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Plainview exec charged in mail fraud

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A Plainview marketing executive is out on bail after his arrest last week by U.S. Postal Inspectors on a mail fraud charge.

The executive, Gilbert Solnin, took $400,000 from clients during the past four years while falsely promising he could steer beverage company accounts to the clients — ad and marketing companies — across the U.S., federal court filings allege.

He then cut off contact with the clients, saying he'd had a "bad car accident in Denver," lost his cell phone, was having dizzy spells and had been diagnosed with multiple sclerosis, court records say.

Solnin, in an interview Monday, responded to the charges saying they resulted from mistakes made by some of his clients who failed to adhere to proper business standards.

"This really has been a malicious attempt to destroy my business," he said.

Solnin said he his attorney will provide a detailed response to the charges, and he expects the charges to be dropped within the next 60 days.

Federal court documents show that Solnin is charged with mail fraud that took place from Dec. 1, 2007 until Feb. 11.

Postal inspectors arrested Solnin Wednesday and the file was unsealed Thursday, on a warrant issued by U.S. Magistrate Judge William D. Wall, in Central Islip. He was arraigned, with bail set at $250,000 secured bond, with his Lillian Lane, Plainview, home as collateral.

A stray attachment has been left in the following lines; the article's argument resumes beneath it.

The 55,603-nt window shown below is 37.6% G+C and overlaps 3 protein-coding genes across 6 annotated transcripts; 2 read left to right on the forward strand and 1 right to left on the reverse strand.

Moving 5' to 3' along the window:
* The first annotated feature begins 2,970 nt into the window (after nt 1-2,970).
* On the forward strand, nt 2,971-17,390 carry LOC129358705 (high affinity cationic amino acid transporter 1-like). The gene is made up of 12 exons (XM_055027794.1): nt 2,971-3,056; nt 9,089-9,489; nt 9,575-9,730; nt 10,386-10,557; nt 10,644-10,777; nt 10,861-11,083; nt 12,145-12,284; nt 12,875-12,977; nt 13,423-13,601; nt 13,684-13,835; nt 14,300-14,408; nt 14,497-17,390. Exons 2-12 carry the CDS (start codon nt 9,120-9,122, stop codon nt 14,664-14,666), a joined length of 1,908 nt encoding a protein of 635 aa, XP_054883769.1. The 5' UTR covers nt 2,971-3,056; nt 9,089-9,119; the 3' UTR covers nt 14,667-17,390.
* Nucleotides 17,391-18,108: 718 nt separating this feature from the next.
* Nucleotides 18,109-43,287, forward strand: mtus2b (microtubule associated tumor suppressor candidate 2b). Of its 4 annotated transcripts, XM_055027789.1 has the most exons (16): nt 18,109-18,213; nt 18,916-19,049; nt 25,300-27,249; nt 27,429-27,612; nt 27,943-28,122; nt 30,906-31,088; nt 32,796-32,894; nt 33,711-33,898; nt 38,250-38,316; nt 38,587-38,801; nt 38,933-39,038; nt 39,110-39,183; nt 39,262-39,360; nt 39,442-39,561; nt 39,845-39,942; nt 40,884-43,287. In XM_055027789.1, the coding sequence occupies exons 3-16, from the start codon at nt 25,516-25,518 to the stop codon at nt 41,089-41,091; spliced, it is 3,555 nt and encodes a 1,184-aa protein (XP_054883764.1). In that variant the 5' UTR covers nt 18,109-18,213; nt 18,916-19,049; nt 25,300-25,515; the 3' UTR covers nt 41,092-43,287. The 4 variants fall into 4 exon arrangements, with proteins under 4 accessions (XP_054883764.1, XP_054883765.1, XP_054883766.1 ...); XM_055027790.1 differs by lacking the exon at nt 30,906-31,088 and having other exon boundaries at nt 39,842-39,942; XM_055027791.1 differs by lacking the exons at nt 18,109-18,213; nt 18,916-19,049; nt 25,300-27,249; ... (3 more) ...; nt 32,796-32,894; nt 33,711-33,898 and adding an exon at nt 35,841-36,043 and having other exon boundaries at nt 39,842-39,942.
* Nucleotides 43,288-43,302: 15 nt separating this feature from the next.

Court records say Solnin's victims are in Los Angeles, San Francisco, Chicago, Boston, Pittsburgh, Atlanta, Dallas, New Orleans, Salt Lake City, Minneapolis, San Diego, Seattle; and in smaller communities in South Carolina, Mississippi, Virginia, Florida, Missouri, Ohio, Wisconsin and New Jersey.

He "did knowingly and intentionally devise a scheme and artifice to defraud and obtain money by means of false and fraudulent pretenses”, the Postal Service said.

Solnin works from his Plainview home and falsely "holds himself out to be a manager or operator for various company ventures seeking advertising and marketing assistance,” Postal Inspector Eric Oram said in the complaint.

"The scheme generally involves the defendant Gilbert Solnin contacting a representative of a marketing or advertising agency by e-mail, indicating he has a 'unique opportunity' whereby a new venture is being formed," the postal inspector’s complaint said. "In fact, Solnin has no agreements or contracts with the companies he claims to represent and/or work with."

Solnin solicits a retainer from victims, typically $3,500 to $8,000 per month — then "either ceases further communications and/or explains that accidents and/or illnesses have befallen him. The promised venture never in fact comes to pass,” the charges say.

In one 2008 case Solnin got an out-of-state company to send him $24,000 in three $8,000 monthly payments and did nothing for the money, records say. Then he lied, telling the victim company in January 2009 that he'd had an accident, lost his phone, and had been diagnosed with multiple sclerosis, according to records.

Solnin threatened his victims in e-mails after they realized they'd been duped, the postal inspector said.

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